The fear that disorderly post-colonial sovereigns might Confiscate, Expropriate or Nationalize foreign-owned assets complements Ferguson’s claim that empire was good for the colonized (and for investors in the colonies) since the only uncertainty investors had to face concerned the expected duration of British rule. The continuity between the concerns of imperial investors and merchants, and contemporary political risk analysts, is manifest in the writings of Ian Bremmer, founder of one of the world’s largest political risk agencies. In The Fat Tail, Bremmer writes of the importance of managing political risks through political risk insurance as well as complex legal agreements and diplomacy: this is necessary since “gunboat diplomacy” is no longer acceptable. Presenting Lord Clive’s 1757 victory at Plassey as an “early corporate attempt at risk mitigation” Bremmer depicts Clive’s dealing with a “Bengali takeover” of East India Company possessions as comparable to Enron’s purchase of political risk insurance prior to entering into a 1993 agreement with the State of Maharashtra in 1993, an agreement which ultimately resulted in a “breach of contract.”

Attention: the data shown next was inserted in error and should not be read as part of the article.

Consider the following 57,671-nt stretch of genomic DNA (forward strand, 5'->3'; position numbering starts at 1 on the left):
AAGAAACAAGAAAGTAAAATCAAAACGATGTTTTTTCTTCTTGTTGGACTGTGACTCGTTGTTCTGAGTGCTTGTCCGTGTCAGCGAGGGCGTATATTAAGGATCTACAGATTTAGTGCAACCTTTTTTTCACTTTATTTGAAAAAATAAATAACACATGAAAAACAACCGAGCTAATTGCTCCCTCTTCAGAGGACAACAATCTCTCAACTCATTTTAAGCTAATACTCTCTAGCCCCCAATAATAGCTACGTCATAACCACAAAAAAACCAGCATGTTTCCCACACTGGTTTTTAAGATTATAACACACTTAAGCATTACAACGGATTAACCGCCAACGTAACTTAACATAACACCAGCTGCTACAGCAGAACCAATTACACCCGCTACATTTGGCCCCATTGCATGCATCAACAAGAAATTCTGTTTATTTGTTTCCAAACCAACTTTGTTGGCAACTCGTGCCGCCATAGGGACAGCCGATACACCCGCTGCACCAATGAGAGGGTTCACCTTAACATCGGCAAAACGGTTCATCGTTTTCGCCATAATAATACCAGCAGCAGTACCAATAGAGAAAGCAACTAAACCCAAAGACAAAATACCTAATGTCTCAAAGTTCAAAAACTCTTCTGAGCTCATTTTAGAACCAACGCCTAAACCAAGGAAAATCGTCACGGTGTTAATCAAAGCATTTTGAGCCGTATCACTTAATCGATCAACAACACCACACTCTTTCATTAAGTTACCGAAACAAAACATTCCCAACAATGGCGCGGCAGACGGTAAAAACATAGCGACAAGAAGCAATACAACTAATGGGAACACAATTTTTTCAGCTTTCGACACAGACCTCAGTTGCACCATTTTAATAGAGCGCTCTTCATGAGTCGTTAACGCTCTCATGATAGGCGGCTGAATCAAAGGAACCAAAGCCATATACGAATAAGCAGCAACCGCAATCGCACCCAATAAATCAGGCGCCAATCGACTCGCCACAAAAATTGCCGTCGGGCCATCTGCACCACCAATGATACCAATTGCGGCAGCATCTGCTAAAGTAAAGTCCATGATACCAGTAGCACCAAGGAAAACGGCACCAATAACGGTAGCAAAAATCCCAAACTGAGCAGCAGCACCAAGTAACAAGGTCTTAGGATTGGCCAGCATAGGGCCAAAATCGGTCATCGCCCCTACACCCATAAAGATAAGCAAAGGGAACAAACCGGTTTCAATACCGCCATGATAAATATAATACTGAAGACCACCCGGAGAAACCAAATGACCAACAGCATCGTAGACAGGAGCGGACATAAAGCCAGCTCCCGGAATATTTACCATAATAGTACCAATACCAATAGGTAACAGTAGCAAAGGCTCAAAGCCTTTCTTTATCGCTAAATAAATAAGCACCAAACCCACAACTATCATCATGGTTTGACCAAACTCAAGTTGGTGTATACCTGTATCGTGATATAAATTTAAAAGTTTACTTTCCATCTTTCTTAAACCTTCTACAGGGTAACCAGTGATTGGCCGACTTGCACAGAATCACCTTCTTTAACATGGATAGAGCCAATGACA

Bremmer is perhaps more hard-nosed than the management of today’s revived East India Company when he identifies parallels between the “gunboat diplomacy” deployed by the East India Company of old, and the political risk insurance used today by cross-border investors. His interest is less in celebrating the “honorable” pursuit of exotic and elusive commodities, and more in providing the legal and financial means to shore up foreign investors’ “legitimate expectations” and ensure the honoring of contracts. But these expectations (that operating in a sovereign post-colonial territory should pose no threat of interruption to future income streams), and investors’ anxieties about disorderly post-colonial subjects that might violate those expectations, intersect with the imaginative repertoire deployed by the contemporary East India Company, Ferguson, Biggar, and other imperial nostalgists. In both cases, British imperialism is taken to have guaranteed stability, certainty, and the ready calculability of asset values; post-colonial sovereignty meanwhile introduces uncertainties and the potential for political action which threatens metropolitan investors’ legitimate expectations.